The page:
Gameplay: The game has two main game modes, third person platforming (attack-dodge-jump) and Space Harrier tunnel shooting. I'm not a fan of either due to difficulties in judging positional relationships, but perhaps the 3D screen does help out a little. The game is very flashy and confusing visually and I suppose one has to play it to really understand what's going on. I think I'd be rather annoyed by some of the herding and handholding that I've seen in the game. There's quite a bit of padding (recycling), which the game struggles to explain.
Visuals: The enemy designs are a bit hit and miss. Some of the enemies look surprisingly faithful to the original game (and a bit similar to my drawings here), but there's some disparity with the detailed shounen style Pit and the large plush animal feel of the enemies. I guess they scaled the enemies up quite a bit to make them read at a distance. I think I understand where they wanted to go with the design of the "tech faction" (as I'll call them to avoid spoilers) but I felt both the music and enemy designs for that part felt a bit... disjointed altogether. Ref: GBA manual, NES manual, Uprising art. The vehicle designs were perhaps fun nods to the Von Däniken/Hezekiel lore, but they seemed... thrown in.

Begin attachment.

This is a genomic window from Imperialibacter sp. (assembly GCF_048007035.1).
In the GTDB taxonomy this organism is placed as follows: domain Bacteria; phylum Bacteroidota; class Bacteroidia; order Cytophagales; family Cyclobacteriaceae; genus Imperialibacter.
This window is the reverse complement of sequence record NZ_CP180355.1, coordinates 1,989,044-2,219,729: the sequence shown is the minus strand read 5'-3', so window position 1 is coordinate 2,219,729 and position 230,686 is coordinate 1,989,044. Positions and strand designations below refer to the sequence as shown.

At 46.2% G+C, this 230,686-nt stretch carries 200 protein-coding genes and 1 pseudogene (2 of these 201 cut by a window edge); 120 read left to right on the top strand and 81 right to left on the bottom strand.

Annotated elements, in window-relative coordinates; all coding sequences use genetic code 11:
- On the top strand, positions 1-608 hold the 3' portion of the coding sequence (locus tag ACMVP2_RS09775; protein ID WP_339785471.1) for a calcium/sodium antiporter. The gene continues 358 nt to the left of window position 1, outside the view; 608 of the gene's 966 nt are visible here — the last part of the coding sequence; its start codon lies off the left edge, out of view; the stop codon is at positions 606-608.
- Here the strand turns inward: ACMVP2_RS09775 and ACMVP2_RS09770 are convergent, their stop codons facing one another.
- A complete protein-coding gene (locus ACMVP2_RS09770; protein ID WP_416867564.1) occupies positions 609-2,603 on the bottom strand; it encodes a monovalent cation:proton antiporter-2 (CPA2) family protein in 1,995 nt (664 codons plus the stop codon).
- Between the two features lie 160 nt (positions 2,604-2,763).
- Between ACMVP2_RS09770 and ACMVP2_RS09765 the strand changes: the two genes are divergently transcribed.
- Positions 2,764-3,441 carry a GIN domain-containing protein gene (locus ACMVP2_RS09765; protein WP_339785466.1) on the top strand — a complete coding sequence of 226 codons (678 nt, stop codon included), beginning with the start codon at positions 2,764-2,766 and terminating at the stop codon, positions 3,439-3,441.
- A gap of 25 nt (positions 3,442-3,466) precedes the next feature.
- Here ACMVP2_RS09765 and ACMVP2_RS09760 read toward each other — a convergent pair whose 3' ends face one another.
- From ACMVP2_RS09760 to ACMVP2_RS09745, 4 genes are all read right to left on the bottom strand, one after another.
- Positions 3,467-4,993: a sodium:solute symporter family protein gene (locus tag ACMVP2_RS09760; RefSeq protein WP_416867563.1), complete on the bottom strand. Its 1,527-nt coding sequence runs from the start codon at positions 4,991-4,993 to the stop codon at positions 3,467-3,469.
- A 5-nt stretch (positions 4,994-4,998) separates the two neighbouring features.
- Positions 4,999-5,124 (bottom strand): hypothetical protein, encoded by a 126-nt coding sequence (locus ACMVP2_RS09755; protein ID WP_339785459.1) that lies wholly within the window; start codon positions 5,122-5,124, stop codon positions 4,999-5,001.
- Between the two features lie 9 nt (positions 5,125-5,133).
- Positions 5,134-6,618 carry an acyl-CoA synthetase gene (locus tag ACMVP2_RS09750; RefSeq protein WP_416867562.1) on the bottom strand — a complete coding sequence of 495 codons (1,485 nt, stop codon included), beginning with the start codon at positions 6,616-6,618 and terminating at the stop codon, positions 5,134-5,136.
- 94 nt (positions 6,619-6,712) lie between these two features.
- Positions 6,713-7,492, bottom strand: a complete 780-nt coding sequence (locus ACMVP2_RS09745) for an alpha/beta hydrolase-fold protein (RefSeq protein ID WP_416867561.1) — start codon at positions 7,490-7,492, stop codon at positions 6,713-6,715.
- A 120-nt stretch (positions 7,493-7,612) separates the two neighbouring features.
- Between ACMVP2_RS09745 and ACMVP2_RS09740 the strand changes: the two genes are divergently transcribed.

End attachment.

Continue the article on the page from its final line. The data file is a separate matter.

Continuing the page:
The environments look nice, but lacks much of the architecture and texture seen in the NES game.
Story: I found myself pleasantly surprised by the story! Without spoiling too much, it can say that it the character dialog is fun and the English voice acting is good. The writing has nice epic elements (in the traditional sense of the word), surprises, and moral complexity. I don't mind the lighthearted tone, but the 4th wall breaking felt a bit cheap at times.
If I weren't so disinterested in the actual gameplay, I'd almost consider getting it. I say almost, because MML3 was cancelled and I don't want to get a 3DS just for one game.
Story idea: Aside from some minor upsets and playful squabbles between the gods, Angel Land was at peace for some time. One day some sort of ancient artefact was unwittingly activated, snatching Palutena away to the Angel Land equivalent to the "Phantom Zone" (of Superman) - a realm for dead or banned gods. Here, Palutena finds herself in the company Medusa, Hades, old and forgotten ancient gods, and a creepy little harmless man. When a plan to rescue Palutena misfires, some of the bad guys escape as well.